My PCP’s assistant called to ask why I’d cancelled the appointment she’d made. I explained that doctor was a surgeon. I’d already been surged. I needed a different doctor. She was pissed because it hadn’t been easy to get that appointment. She could not grasp the difference between a medical oncologist and a surgeon.
I explained again I didn’t need a surgeon. I have no breasts. I did need my medical records. She said yes, Lisa from UMass had called, but she wasn’t sure where to send them.
“Didn’t Lisa tell you where to send them?” I asked.
“Yes,” she said.
“Then … why don’t you send them where she told you to send them?”
“But you cancelled the appointment I made!” she said.
“I changed the appointment. Actually, Lisa changed it. Because the doctor to which you were sending me was the wrong doctor. Now I have an appointment with the right doctor. I’m not blaming you. Why are you mad at me?” I reassured her I truly appreciated her efforts.
“Oh,” she said. Not “I’m sorry.” Just “oh.”
“Right,” I said.
I subsequently got many calls from Fallon, all wanting to explain again why I was unhappy with their customer service. I said a patient should be able to call and get names of appropriate doctors and basic information about the doctor. This is fundamental to medical care.
Everyone agreed with me, but I was sure nothing would change. Inertia always wins.
The day was only half over; I was not done.
When I finished the marathon calls to Fallon, I got a call from Humana to remind me I hadn’t made a payment this month.
I hadn’t made the payment because I had cancelled the insurance when I switched to a Medicare Advantage (HMO) program. At the end of November, I had signed up with Fallon, then called Humana to cancel my policy as of the first of the year. I was told that as soon as my new program kicked in, the old policy would be automatically cancelled. There was nothing for me to do.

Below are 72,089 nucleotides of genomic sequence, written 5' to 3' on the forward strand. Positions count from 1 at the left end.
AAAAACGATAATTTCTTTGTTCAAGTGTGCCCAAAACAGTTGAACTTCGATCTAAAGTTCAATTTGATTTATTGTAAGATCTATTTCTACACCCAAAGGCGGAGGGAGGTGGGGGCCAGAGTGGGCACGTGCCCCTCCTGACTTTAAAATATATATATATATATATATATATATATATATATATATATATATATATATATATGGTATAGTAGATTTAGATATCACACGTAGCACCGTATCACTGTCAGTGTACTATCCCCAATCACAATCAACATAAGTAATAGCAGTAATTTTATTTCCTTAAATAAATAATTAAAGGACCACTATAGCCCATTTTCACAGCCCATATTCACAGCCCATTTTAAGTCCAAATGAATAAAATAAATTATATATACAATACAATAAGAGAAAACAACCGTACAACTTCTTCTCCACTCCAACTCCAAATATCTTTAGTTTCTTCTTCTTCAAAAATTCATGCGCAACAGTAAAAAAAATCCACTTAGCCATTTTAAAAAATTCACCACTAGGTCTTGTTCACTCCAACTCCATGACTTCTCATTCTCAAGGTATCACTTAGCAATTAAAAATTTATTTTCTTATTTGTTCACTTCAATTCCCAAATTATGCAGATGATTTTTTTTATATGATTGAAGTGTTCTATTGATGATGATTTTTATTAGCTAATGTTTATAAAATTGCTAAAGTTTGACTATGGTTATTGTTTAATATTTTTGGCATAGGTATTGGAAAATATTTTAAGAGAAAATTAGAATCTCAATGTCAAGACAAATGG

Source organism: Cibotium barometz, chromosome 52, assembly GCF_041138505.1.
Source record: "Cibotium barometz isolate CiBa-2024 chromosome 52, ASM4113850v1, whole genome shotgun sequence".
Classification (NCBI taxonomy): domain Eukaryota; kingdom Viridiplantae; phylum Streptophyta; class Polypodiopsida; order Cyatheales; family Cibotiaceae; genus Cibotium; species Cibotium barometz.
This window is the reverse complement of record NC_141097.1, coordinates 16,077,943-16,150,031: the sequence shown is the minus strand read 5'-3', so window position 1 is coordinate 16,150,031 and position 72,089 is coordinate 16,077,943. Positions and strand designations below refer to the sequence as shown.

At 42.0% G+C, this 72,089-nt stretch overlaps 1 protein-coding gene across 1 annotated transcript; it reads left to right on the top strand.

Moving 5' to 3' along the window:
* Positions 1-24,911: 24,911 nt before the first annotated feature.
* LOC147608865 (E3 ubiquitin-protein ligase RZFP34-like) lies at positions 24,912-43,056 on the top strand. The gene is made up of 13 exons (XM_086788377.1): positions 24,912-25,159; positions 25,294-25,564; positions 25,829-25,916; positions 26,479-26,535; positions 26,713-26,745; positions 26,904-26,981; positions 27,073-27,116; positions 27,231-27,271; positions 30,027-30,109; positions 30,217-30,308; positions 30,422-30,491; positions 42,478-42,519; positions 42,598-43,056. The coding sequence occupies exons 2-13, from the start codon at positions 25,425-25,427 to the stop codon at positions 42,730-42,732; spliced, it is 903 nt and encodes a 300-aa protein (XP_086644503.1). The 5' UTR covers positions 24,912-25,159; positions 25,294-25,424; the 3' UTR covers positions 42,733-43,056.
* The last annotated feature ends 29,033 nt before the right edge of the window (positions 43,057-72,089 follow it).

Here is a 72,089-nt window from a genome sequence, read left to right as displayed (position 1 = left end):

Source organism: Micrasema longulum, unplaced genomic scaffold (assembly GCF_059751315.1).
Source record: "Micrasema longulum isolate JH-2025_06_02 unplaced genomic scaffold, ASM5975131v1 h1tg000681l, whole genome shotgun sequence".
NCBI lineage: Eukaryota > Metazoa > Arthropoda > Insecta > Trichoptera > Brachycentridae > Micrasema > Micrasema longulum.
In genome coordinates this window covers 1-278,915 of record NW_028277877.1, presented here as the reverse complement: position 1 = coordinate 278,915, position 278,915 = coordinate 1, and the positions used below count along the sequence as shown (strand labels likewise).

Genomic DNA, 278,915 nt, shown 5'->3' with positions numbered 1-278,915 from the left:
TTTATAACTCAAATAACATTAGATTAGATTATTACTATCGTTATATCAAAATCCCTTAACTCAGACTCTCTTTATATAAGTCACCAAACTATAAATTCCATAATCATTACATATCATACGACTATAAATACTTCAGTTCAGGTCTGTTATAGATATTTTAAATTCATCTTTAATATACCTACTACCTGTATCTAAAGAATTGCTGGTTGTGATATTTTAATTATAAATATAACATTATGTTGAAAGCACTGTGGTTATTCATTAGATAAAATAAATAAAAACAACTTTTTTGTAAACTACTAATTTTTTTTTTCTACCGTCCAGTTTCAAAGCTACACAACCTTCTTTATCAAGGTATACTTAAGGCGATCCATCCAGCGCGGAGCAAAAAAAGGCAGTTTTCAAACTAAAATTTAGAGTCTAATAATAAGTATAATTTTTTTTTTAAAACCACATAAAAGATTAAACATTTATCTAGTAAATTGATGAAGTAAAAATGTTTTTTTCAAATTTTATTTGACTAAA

“Are you sure?” I asked.
“Absolutely,” I was told.
In was the middle of March. Humana was harassing me for money. When they called again, I got a person on the phone, pointed out I’d cancelled the plan.
The representative said that he could see in his records I’d called to cancel. I’d been given incorrect information. I had to send them a letter. I could not cancel by phone. I said I signed up by phone. Why did I have to write a letter to cancel?
“Those are the rules,” he said.
“I want to speak to your manager,” I said. He explained that the manager would tell me the same thing. I pointed out that I didn’t care, I wanted to talk to a manager. I didn’t owe them any money.
He said I’d have to file a dispute to not pay them. Although it was their fault and they could see I called to cancel the policy, I would have to fix the problem, though they caused it.
I thought my head would explode.
The manager reiterated indeed they’d given me incorrect information, but it was my problem. Tough luck lady. I hung up, steam coming out of my ears.
I took a breath, called their other customer service department.
The lady I spoke to looked it up, agreed they had given me erroneous information, contacted the cancellation department and assured me it was fixed. I have a name and a number in case it isn’t. I pointed out they had burned a whole year of good will in an hour. And any further harassment and I’d call the Attorney General and report them for sharp business practices.
It had grown dark while all this was going on and as the day had gone from morning to evening.
How come so many incompetent people have jobs? Why are they working when so many more intelligent and better qualified people are out of work? It’s a mystery.